Thursday, 18 January 2007

Big Brother - racism & the class struggle (yes really)

It's a crazy fucked-up world when a dumbed down reality TV show in the UK can provoke the burning of effigies in India in protest at racism from the contestants towards Bollywood star Shilpa Shetty.

There's debate whether the attitudes of some of the white contestants are racism or ignorance. Well actually they are both - here's a few random examples:

• Indians are thin because they are always ill from the food they eat.
• Worrying about eating food prepared by the Indian star because Indians eat with their hand and 'you don't know where their hands have been'.
• Telling Silpa to 'fuck off home'.
Mispronouncing her name, or referring to her as "the Indian' (or "Paki' at one point).
• Asking her if she had a house or a shack back in India.
• Constantly taking the piss out of her accent (ironic when Shilpa is far more eloquent than her deriders)

Not the worst sort of racism - I'm sure most British Asians could cite far more offensive things - but racism nonetheless.

But maybe something positive can come out of this.

One bye-product of these reality shows has been the elevation of 'ordinary' people like Jade Goody to the status of celebrities.In fact what lies behind this is a caricature of 'ordinariness' as ignorance, and then turning it into a charming virtue.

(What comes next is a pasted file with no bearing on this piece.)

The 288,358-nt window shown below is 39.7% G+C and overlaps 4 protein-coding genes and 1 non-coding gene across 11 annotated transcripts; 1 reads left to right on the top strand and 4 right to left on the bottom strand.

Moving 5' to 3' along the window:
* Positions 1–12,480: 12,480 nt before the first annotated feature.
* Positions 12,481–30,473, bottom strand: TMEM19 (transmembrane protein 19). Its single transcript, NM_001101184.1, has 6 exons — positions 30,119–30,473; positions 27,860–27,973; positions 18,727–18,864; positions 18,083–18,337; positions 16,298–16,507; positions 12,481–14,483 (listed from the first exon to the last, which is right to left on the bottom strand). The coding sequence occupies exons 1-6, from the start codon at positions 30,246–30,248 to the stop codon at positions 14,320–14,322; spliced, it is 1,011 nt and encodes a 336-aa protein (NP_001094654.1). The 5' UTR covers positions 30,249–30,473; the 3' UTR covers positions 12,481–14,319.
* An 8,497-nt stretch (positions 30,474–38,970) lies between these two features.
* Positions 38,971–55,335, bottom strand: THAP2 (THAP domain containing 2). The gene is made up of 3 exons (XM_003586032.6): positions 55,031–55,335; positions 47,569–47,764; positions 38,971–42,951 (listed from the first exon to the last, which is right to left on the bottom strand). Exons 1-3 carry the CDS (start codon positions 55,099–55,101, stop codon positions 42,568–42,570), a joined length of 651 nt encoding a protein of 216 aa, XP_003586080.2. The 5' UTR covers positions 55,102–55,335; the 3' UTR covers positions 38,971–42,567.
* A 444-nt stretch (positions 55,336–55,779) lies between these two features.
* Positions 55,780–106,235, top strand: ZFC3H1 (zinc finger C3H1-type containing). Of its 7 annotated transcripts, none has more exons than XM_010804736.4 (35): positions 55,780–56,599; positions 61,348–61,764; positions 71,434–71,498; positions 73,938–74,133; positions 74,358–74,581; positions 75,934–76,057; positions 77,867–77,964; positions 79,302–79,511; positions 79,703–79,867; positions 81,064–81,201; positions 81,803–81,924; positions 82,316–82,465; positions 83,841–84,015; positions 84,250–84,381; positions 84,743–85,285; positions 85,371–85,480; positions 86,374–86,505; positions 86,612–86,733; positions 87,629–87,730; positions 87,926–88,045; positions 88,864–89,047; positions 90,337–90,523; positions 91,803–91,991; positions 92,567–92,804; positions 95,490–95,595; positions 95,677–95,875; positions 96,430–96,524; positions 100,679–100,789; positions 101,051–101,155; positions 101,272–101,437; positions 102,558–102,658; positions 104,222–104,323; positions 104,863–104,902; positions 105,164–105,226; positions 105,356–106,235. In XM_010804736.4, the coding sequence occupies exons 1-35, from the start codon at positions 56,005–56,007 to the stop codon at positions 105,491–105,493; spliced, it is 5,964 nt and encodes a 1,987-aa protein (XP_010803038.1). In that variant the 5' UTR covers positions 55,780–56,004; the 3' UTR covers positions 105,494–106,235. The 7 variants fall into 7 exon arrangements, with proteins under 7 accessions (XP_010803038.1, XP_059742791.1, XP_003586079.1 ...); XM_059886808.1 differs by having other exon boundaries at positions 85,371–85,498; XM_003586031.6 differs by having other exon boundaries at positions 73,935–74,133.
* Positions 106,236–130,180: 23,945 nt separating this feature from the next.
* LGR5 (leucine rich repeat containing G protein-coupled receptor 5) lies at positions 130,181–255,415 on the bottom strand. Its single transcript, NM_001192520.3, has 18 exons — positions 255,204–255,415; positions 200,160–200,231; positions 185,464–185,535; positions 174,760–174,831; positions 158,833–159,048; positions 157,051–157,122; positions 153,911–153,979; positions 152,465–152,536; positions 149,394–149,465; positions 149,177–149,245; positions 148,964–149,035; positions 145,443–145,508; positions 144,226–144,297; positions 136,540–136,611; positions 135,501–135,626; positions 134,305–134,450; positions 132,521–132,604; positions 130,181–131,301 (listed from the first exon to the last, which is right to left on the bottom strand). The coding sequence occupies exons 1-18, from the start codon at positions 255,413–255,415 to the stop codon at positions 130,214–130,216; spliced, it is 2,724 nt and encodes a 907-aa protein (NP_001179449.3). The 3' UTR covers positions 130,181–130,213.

Which is why I think Julie Burchill is wrong to defend 'chav culture'. Yes there is some snobbery behind the ridicule of 'chavs', which is really just a euphemism for what in the states would be called white trash. But to defend chav-ism from the point of view of sticking up for ordinary people is to give a distorted and patronising view of what it is to be working class.

It may buck a convenient stereotype, but working class people also read books hold opinions, and are just as capable of abstract thought as middle class liberals. If,for all sorts of reasons the school system fails someone, a lack of education still shouldn't be be worn with pride. It may be a cliche but knowledge is power and that's why it has been, and still is, a battle to get a decent education. It's no accident that trade union banners have carried the slogan 'educate - agitate - organise' for over a hundred years.

Apparently the bookies are making Shilpa the favourite to win the show - I can't say I am a fan, she seems a spoilt celebrity-princess much like any other. But at least she has exposed that ignorance is not charming, it's ugly and should be challenged.

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